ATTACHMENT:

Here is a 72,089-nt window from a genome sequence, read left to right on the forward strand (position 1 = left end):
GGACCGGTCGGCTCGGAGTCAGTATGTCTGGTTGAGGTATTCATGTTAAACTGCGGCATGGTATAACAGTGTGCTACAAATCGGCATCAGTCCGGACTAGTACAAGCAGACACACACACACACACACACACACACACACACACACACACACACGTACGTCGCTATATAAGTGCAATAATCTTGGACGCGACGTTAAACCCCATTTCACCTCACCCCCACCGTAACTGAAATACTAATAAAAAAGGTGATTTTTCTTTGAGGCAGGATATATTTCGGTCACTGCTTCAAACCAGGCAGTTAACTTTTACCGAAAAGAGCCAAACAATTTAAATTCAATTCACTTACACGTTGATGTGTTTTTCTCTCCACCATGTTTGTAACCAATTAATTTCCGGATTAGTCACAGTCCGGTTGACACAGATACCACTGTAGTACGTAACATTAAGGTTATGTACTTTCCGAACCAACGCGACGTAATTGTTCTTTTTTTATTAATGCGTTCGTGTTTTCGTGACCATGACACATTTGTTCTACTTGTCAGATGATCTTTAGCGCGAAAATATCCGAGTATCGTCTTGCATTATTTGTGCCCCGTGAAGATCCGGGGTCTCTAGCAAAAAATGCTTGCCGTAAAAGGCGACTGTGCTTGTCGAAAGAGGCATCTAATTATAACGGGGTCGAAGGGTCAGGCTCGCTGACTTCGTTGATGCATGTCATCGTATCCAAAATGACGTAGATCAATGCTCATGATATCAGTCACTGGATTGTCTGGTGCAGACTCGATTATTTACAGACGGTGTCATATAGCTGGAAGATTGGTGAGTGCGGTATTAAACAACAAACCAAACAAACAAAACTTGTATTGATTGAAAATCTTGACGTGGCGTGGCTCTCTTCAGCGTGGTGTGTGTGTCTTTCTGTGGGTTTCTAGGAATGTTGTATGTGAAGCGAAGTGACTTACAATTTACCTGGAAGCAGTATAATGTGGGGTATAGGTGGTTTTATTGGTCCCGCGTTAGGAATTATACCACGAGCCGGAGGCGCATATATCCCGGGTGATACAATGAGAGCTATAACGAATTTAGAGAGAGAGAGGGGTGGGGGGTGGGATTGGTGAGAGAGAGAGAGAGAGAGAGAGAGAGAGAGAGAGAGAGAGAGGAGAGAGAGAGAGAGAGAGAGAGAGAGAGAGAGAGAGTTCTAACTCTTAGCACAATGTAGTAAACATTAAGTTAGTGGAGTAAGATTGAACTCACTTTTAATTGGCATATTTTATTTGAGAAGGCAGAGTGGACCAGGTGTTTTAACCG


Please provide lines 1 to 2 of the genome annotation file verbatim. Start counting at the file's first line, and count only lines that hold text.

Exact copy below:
Here is a 72,089-nt window from a genome sequence, read left to right on the forward strand (position 1 = left end):
GGACCGGTCGGCTCGGAGTCAGTATGTCTGGTTGAGGTATTCATGTTAAACTGCGGCATGGTATAACAGTGTGCTACAAATCGGCATCAGTCCGGACTAGTACAAGCAGACACACACACACACACACACACACACACACACACACACACACACGTACGTCGCTATATAAGTGCAATAATCTTGGACGCGACGTTAAACCCCATTTCACCTCACCCCCACCGTAACTGAAATACTAATAAAAAAGGTGATTTTTCTTTGAGGCAGGATATATTTCGGTCACTGCTTCAAACCAGGCAGTTAACTTTTACCGAAAAGAGCCAAACAATTTAAATTCAATTCACTTACACGTTGATGTGTTTTTCTCTCCACCATGTTTGTAACCAATTAATTTCCGGATTAGTCACAGTCCGGTTGACACAGATACCACTGTAGTACGTAACATTAAGGTTATGTACTTTCCGAACCAACGCGACGTAATTGTTCTTTTTTTATTAATGCGTTCGTGTTTTCGTGACCATGACACATTTGTTCTACTTGTCAGATGATCTTTAGCGCGAAAATATCCGAGTATCGTCTTGCATTATTTGTGCCCCGTGAAGATCCGGGGTCTCTAGCAAAAAATGCTTGCCGTAAAAGGCGACTGTGCTTGTCGAAAGAGGCATCTAATTATAACGGGGTCGAAGGGTCAGGCTCGCTGACTTCGTTGATGCATGTCATCGTATCCAAAATGACGTAGATCAATGCTCATGATATCAGTCACTGGATTGTCTGGTGCAGACTCGATTATTTACAGACGGTGTCATATAGCTGGAAGATTGGTGAGTGCGGTATTAAACAACAAACCAAACAAACAAAACTTGTATTGATTGAAAATCTTGACGTGGCGTGGCTCTCTTCAGCGTGGTGTGTGTGTCTTTCTGTGGGTTTCTAGGAATGTTGTATGTGAAGCGAAGTGACTTACAATTTACCTGGAAGCAGTATAATGTGGGGTATAGGTGGTTTTATTGGTCCCGCGTTAGGAATTATACCACGAGCCGGAGGCGCATATATCCCGGGTGATACAATGAGAGCTATAACGAATTTAGAGAGAGAGAGGGGTGGGGGGTGGGATTGGTGAGAGAGAGAGAGAGAGAGAGAGAGAGAGAGAGAGAGAGAGAGGAGAGAGAGAGAGAGAGAGAGAGAGAGAGAGAGAGAGTTCTAACTCTTAGCACAATGTAGTAAACATTAAGTTAGTGGAGTAAGATTGAACTCACTTTTAATTGGCATATTTTATTTGAGAAGGCAGAGTGGACCAGGTGTTTTAACCG